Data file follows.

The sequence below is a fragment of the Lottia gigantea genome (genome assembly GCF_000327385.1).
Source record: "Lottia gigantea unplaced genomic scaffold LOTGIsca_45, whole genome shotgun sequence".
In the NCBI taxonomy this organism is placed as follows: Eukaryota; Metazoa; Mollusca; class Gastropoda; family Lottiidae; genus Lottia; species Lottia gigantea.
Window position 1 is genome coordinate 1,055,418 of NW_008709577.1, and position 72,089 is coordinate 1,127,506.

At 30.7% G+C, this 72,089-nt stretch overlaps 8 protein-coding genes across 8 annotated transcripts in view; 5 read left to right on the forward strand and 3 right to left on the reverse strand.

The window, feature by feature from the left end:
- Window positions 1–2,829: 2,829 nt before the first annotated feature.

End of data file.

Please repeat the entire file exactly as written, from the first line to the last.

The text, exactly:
The sequence below is a fragment of the Lottia gigantea genome (genome assembly GCF_000327385.1).
Source record: "Lottia gigantea unplaced genomic scaffold LOTGIsca_45, whole genome shotgun sequence".
In the NCBI taxonomy this organism is placed as follows: Eukaryota; Metazoa; Mollusca; class Gastropoda; family Lottiidae; genus Lottia; species Lottia gigantea.
Window position 1 is genome coordinate 1,055,418 of NW_008709577.1, and position 72,089 is coordinate 1,127,506.

At 30.7% G+C, this 72,089-nt stretch overlaps 8 protein-coding genes across 8 annotated transcripts in view; 5 read left to right on the forward strand and 3 right to left on the reverse strand.

The window, feature by feature from the left end:
- Window positions 1–2,829: 2,829 nt before the first annotated feature.